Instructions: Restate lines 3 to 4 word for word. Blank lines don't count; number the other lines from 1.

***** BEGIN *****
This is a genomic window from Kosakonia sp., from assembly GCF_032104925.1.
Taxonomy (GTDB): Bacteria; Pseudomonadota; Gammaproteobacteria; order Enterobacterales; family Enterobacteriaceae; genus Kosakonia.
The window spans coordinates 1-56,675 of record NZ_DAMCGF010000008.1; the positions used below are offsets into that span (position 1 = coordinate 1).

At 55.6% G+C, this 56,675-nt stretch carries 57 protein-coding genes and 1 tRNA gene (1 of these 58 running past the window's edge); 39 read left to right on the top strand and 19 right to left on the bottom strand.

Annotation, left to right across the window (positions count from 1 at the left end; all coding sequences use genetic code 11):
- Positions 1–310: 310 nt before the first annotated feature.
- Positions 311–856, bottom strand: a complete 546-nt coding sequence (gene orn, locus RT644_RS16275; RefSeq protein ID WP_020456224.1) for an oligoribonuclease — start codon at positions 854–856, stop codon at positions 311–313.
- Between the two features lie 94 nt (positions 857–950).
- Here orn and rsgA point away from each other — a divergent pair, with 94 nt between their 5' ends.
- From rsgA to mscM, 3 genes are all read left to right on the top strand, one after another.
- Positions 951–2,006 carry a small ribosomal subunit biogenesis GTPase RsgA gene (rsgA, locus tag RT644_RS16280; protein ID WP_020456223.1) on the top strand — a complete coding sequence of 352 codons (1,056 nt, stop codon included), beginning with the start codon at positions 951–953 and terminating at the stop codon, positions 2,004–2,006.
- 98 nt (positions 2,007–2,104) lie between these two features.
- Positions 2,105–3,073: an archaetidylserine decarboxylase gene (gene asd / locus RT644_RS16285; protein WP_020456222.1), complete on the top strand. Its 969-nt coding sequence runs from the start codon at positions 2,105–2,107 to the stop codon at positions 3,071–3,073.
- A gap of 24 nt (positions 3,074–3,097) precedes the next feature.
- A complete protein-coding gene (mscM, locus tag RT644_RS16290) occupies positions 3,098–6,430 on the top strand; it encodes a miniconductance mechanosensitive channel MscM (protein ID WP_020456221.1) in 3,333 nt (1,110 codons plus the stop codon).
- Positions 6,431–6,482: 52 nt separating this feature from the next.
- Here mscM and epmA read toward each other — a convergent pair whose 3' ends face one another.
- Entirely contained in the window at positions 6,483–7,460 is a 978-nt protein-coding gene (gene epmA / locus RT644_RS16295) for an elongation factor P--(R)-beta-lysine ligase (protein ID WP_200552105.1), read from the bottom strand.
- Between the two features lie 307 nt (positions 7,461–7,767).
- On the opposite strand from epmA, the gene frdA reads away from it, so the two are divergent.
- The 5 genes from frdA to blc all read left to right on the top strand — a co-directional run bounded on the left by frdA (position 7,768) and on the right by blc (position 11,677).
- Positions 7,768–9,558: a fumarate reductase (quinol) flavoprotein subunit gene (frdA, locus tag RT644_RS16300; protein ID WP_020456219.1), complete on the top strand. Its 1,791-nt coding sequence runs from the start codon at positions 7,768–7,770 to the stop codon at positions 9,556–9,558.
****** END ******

The window spans coordinates 1-56,675 of record NZ_DAMCGF010000008.1; the positions used below are offsets into that span (position 1 = coordinate 1).

At 55.6% G+C, this 56,675-nt stretch carries 57 protein-coding genes and 1 tRNA gene (1 of these 58 running past the window's edge); 39 read left to right on the top strand and 19 right to left on the bottom strand.